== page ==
The Impact of Sexist Language on Hillary Clinton’s Presidential Campaign Pt. 1

I know that for many of us, trying to navigate this presidential election is about as quick and painless as passing a kidney stone. However, being young, intelligent adults, and most us first-time presidential election voters, we’re all supposed to stay informed in anticipation of November. So, for my part, I do my best to at least glance at the morning’s headlines while nibbling on my plate of FFC scrambled eggs. It must have been lucky eggs on my plate last Sunday, however, because that particular morning I happened to find an article about the election that left me intrigued after reading, instead of frustrated.

The article, written by Peter Beinart of The Atlantic entitled “Fear of a Female President” essentially claimed that sexism had a very strong negative impact on Hillary Clinton’s campaign for presidency. I was intrigued because, I, perhaps like some of you, would like to think that the majority of Americans are essentially gender-blind when making decisions between political candidates. I wanted to see what kind of case for sexism against Clinton Beinart could wrangle up.

After reading having a lengthy discussion about the article it with a friend, I only became more intrigued and decided to dig deeper into the issue to examine evidence of sexist language and arguments being used against Clinton, and whether these are having a significant negative impact on her campaign. If they were having a significant impact, what would it would say about the progress gender equality has made in the United States?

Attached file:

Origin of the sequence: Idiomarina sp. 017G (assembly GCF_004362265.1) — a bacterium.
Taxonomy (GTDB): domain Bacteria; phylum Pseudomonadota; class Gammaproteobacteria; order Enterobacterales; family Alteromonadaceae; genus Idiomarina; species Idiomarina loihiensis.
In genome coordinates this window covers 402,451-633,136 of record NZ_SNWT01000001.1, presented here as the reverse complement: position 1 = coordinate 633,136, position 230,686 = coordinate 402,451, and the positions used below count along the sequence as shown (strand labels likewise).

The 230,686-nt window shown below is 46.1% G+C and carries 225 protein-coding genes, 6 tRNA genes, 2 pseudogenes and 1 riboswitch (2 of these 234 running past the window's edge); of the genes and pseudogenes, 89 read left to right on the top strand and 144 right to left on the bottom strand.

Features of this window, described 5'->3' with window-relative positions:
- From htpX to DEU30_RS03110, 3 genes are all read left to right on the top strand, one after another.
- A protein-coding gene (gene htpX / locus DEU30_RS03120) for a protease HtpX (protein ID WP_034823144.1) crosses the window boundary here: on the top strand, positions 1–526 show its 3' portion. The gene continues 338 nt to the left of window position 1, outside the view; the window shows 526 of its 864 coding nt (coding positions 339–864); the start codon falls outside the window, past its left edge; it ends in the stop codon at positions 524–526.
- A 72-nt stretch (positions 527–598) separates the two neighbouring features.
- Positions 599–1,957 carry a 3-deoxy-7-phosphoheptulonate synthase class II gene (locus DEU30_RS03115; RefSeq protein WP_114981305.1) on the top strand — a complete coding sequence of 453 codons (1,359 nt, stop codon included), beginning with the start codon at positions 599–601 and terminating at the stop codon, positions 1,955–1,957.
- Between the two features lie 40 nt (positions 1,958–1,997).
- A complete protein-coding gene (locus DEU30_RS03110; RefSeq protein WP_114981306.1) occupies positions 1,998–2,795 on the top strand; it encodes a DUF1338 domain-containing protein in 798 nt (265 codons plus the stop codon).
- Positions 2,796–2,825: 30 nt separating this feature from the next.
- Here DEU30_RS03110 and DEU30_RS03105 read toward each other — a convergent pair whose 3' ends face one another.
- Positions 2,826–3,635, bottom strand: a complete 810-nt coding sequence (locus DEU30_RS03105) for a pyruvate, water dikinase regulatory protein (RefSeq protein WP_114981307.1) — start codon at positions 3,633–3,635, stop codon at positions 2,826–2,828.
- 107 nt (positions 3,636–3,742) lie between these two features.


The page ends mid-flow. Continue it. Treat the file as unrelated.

Beinart’s article included a variety of examples of sexism affecting Clinton, falling into several categories: general anti-feminist sentiment, derogatory language used to describe Clinton or her supporters (e.g “bitch”, “pussy”), use of insulting sexual images in connection to the former Secretary, and criticism referencing physical appearance, tone of voice and clothing.

My own research into the topic produced dozens of sources providing evidence of sexist attacks on Clinton, some stretching all the way back to her 2008 presidential campaign. However, just as I suspected, my own deeper research showed that the impact of sexism on the way people vote is not completely clear. Some research suggest that political party affiliation is viewed as most important to voters when choosing a candidate (1), and gender will usually only come into play when it comes to picking between candidates running under the same party. Additionally, only when the female candidate was running under the opposite party from the voter’s did gender-based criticism of the female candidate come into play.

Other research, however, tends to suggest that the sexism we see in the media and from political opponents doesn’t cause voters to directly use “she’s a woman” as a reason not to support Clinton, but instead shape the way voters view her overall character and qualification for presidency.

So, based on Beinart's article and other sources, we can agree that sexism in the media and sexist criticisms of Clinton propagated by her opponents exist. Additionally, researchers present us with two theories of how this sexism could be affecting the former Secretary’s presidential campaign. A deeper look into these two theories and the consequences of each will follow in part two of this article.


(1): Washington Post - “What the Research Tells Us”